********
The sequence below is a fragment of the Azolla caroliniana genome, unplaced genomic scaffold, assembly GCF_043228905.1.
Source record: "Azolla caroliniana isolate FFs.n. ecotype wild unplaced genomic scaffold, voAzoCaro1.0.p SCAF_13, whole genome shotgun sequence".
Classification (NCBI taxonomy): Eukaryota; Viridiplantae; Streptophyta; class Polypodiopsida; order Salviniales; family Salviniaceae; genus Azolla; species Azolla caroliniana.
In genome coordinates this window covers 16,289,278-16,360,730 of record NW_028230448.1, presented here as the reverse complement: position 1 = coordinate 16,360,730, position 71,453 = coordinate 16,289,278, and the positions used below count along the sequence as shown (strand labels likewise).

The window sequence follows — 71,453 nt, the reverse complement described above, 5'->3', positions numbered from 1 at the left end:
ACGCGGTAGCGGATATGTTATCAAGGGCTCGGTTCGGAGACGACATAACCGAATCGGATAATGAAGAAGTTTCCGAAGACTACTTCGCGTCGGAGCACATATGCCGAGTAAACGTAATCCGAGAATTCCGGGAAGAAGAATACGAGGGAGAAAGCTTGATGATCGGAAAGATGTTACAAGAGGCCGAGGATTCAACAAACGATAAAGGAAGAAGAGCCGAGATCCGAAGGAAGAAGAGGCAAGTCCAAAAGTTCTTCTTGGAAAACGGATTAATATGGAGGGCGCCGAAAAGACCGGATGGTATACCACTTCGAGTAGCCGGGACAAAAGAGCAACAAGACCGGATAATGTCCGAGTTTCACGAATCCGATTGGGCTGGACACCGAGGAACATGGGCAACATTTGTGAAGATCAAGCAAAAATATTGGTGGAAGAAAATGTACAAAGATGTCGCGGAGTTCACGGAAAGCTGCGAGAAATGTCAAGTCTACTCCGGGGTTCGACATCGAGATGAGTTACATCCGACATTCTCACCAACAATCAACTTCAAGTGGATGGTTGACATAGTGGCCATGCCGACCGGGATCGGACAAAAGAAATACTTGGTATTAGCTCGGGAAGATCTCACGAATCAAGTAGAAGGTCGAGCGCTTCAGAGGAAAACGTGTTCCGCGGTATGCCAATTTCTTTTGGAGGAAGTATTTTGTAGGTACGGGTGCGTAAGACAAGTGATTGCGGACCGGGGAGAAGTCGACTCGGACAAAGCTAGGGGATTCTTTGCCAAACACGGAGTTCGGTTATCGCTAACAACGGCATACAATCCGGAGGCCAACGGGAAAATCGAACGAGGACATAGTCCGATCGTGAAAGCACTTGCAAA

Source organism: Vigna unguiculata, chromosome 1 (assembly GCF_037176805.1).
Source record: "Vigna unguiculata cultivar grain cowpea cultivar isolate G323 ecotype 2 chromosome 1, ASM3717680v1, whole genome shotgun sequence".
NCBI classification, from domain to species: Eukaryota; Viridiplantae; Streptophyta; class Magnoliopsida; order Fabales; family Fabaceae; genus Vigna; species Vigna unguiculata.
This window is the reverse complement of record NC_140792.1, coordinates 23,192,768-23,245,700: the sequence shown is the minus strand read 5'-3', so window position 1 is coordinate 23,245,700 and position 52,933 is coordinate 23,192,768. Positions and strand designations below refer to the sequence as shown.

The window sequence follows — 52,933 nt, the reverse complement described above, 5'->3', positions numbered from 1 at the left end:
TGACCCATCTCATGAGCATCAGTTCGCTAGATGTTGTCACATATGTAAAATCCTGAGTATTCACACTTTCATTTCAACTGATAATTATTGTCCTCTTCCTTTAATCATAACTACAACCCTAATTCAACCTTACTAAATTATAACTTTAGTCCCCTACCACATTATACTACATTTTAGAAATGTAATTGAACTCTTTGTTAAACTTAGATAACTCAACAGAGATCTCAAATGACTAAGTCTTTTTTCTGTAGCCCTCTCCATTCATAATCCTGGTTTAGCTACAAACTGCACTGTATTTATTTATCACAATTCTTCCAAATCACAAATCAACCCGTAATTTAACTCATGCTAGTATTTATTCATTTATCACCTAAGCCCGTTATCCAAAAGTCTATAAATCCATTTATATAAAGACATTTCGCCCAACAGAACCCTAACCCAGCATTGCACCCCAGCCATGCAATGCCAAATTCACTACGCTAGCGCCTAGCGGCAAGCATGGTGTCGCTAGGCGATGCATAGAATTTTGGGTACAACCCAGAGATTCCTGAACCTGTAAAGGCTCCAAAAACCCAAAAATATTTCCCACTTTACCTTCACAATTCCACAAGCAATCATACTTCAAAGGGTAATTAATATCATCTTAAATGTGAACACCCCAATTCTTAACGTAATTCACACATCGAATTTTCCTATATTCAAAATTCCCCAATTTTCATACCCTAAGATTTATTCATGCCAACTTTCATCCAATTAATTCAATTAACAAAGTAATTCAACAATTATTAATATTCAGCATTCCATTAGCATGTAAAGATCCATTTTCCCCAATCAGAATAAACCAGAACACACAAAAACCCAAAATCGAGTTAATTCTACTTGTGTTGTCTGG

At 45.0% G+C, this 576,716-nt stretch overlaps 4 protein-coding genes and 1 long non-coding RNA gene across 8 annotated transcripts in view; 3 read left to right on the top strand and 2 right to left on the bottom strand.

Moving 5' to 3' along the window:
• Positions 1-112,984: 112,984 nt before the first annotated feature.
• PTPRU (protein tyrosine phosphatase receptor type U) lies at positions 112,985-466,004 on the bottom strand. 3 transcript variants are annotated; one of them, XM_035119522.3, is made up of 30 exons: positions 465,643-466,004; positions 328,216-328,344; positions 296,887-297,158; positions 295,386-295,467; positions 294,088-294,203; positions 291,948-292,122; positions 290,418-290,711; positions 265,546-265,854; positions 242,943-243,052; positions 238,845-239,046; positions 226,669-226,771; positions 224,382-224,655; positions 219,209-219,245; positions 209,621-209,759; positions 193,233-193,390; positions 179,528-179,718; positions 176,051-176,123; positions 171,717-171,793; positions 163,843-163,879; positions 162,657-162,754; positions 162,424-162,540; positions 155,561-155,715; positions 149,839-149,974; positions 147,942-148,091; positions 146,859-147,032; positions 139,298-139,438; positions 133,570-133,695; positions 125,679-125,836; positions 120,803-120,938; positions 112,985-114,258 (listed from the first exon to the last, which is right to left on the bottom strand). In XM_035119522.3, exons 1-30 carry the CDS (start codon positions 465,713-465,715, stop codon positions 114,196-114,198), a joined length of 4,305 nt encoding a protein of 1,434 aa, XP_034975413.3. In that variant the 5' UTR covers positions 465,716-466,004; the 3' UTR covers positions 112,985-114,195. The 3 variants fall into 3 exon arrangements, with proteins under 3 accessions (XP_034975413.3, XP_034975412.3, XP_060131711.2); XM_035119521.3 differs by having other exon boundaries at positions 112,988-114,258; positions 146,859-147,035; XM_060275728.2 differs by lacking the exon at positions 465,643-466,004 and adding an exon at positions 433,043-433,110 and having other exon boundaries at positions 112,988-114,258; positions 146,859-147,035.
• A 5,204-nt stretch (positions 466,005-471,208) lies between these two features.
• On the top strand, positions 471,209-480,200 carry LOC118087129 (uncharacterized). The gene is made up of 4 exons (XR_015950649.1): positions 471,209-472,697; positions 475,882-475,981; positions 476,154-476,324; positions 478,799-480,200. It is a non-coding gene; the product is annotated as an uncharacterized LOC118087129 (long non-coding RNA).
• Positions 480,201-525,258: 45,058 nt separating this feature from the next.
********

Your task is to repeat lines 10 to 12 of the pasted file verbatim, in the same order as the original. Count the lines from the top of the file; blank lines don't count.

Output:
This window is the reverse complement of record NC_140792.1, coordinates 23,192,768-23,245,700: the sequence shown is the minus strand read 5'-3', so window position 1 is coordinate 23,245,700 and position 52,933 is coordinate 23,192,768. Positions and strand designations below refer to the sequence as shown.

The window sequence follows — 52,933 nt, the reverse complement described above, 5'->3', positions numbered from 1 at the left end:
TGACCCATCTCATGAGCATCAGTTCGCTAGATGTTGTCACATATGTAAAATCCTGAGTATTCACACTTTCATTTCAACTGATAATTATTGTCCTCTTCCTTTAATCATAACTACAACCCTAATTCAACCTTACTAAATTATAACTTTAGTCCCCTACCACATTATACTACATTTTAGAAATGTAATTGAACTCTTTGTTAAACTTAGATAACTCAACAGAGATCTCAAATGACTAAGTCTTTTTTCTGTAGCCCTCTCCATTCATAATCCTGGTTTAGCTACAAACTGCACTGTATTTATTTATCACAATTCTTCCAAATCACAAATCAACCCGTAATTTAACTCATGCTAGTATTTATTCATTTATCACCTAAGCCCGTTATCCAAAAGTCTATAAATCCATTTATATAAAGACATTTCGCCCAACAGAACCCTAACCCAGCATTGCACCCCAGCCATGCAATGCCAAATTCACTACGCTAGCGCCTAGCGGCAAGCATGGTGTCGCTAGGCGATGCATAGAATTTTGGGTACAACCCAGAGATTCCTGAACCTGTAAAGGCTCCAAAAACCCAAAAATATTTCCCACTTTACCTTCACAATTCCACAAGCAATCATACTTCAAAGGGTAATTAATATCATCTTAAATGTGAACACCCCAATTCTTAACGTAATTCACACATCGAATTTTCCTATATTCAAAATTCCCCAATTTTCATACCCTAAGATTTATTCATGCCAACTTTCATCCAATTAATTCAATTAACAAAGTAATTCAACAATTATTAATATTCAGCATTCCATTAGCATGTAAAGATCCATTTTCCCCAATCAGAATAAACCAGAACACACAAAAACCCAAAATCGAGTTAATTCTACTTGTGTTGTCTGG